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Welcome to the 'Burbs, Meet the New Homeless

Their ranks are growing in cities like Surrey, as the working poor slip their grip.

Monte Paulsen 19 Nov

Monte Paulsen reports on housing and homelessness for The Tyee.

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Surrey outreach workers Lori and Rich, with their minivan full of snacks and soap.

Sherry and Chris spent the past few years "just getting by." The couple paid $420 a month to share a house in Surrey. The rent cost more than half their income. And yet, as Sherry put it, they got by.

Until they didn't.

Sherry, Chris and their many cats were evicted in September. Since then, they've camped out behind an abandoned strip mall a short distance from their former home.

When they stepped across their threshold for the last time, they left behind the 1.5 million Canadian families that are "just getting by" -- the federal government describes these as households in "core housing need" -- to join the ranks of the estimated 300,000 Canadians who are homeless.

Their story helps illustrate why homelessness is growing so rapidly in sprawling suburbs such as Surrey, which may already host more homeless people than Vancouver. And a day on the road with a pair of homeless outreach workers shows what suburban homelessness looks like -- when you can see it.

"We're in a situation that could happen to anybody," Sherry told me. "We're not staying out here for very long. We'll do whatever we have to do to get our own place."

That was two months ago.

Working poor pushed out of Vancouver

"It's a known pattern. The working poor are getting pushed out of Vancouver, out to the suburbs," said Rich, an outreach worker, as he drove across Surrey. "A lot of these people, when they move here, they are like one pay cheque away from becoming homeless."

Rich and his colleague Lori work for Options, a society that operates the Hyland House shelter among other community services. (The Tyee agreed not to publish Rich and Lori's last names in order to protect their privacy.) Surrey is one of 49 communities served by homeless outreach teams under contract to BC Housing.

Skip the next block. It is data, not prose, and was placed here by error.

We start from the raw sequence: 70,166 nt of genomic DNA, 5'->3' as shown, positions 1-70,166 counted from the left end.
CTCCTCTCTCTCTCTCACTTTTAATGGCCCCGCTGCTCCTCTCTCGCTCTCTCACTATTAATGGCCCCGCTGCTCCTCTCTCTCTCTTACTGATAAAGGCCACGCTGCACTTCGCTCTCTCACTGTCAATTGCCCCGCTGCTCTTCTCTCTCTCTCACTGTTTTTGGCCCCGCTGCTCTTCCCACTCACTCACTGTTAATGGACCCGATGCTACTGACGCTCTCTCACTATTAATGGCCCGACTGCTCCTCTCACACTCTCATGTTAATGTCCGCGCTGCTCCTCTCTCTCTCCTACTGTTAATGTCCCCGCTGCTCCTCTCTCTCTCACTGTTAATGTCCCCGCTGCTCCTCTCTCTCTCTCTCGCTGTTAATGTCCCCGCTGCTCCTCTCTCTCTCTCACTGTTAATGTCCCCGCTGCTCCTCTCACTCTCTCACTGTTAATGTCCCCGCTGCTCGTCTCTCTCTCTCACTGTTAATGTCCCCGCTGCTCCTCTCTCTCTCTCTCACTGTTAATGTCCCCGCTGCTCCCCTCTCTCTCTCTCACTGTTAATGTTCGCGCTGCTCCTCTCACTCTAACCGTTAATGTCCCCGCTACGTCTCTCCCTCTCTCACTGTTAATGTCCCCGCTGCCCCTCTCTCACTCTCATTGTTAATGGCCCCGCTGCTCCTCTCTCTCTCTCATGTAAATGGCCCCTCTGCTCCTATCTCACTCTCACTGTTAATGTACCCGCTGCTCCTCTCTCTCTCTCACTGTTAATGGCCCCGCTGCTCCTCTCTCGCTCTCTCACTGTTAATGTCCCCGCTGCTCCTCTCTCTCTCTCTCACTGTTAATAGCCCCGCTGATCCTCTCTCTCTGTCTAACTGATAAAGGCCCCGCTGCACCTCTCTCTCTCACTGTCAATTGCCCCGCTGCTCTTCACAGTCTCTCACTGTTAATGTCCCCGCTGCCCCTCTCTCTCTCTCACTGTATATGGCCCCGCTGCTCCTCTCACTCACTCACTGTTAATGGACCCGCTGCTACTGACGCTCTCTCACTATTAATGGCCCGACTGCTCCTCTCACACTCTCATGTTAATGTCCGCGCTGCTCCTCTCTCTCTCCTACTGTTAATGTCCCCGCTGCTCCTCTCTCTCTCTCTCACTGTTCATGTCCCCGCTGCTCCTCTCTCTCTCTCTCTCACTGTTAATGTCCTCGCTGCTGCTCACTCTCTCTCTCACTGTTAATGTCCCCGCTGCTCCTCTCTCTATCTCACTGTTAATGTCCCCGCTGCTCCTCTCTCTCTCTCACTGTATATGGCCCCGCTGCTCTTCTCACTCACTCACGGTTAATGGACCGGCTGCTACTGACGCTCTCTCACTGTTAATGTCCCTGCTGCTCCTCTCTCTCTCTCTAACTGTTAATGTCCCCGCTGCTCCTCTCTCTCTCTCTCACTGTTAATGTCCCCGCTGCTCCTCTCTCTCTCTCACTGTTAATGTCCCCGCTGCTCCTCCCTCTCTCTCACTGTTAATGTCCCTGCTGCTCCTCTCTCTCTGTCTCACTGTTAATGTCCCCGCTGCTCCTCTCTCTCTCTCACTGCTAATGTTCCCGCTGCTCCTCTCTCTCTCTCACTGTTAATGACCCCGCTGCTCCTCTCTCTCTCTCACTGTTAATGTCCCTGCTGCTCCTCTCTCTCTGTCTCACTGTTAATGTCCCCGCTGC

They work a territory that includes most of Surrey as well as Cloverdale, Ladner, Tsawwassen and White Rock. They drive a minivan packed with supplies: snacks, soap, water, juice and high-protein drinks. Their job is help the homeless find housing and other support services.

"There are two categories of homeless that seem to outweigh the rest. One being young adults who don't have employment and don't have a clue as to where to go or what to do. They're just not prepared for life," Rich explained.

"On the other side of the scale, we have quite a few people who are on the top edge of middle age. They've worked hard all their lives. But now they've lost their employment, and they don't have a clue as to how to jump through the hoops to get the support services necessary to keep going," he continued.

'The mindset that society is against them'

The Options minivan rolled to a stop at the edge of a small wooded lot. There was a shopping mall on one side of the lot, and a row of expensive-looking townhouses on the other.

Rich and Lori led me through the brush to a small campsite near the centre of the lot. Rich called out to anyone who might still inside the tent, but no one replied. I reached down and placed my hand over the propane cook stove. It was still hot.

Rich joked that they've been finding "a better class" of homeless people this year. By that he meant people who are still working, and who had not yet slipped into the well of addiction or mental illness.

"They're just poor," he said. "They simply don't earn enough money to live in this society."